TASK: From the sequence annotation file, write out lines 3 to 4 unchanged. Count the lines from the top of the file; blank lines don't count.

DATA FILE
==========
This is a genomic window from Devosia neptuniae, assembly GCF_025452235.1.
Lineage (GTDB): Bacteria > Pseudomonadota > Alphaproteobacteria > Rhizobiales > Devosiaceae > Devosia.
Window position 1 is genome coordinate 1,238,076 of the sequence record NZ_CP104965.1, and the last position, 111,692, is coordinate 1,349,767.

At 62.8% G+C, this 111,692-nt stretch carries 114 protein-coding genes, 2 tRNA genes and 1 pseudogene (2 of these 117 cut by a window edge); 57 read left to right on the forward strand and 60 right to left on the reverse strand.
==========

Window position 1 is genome coordinate 1,238,076 of the sequence record NZ_CP104965.1, and the last position, 111,692, is coordinate 1,349,767.

At 62.8% G+C, this 111,692-nt stretch carries 114 protein-coding genes, 2 tRNA genes and 1 pseudogene (2 of these 117 cut by a window edge); 57 read left to right on the forward strand and 60 right to left on the reverse strand.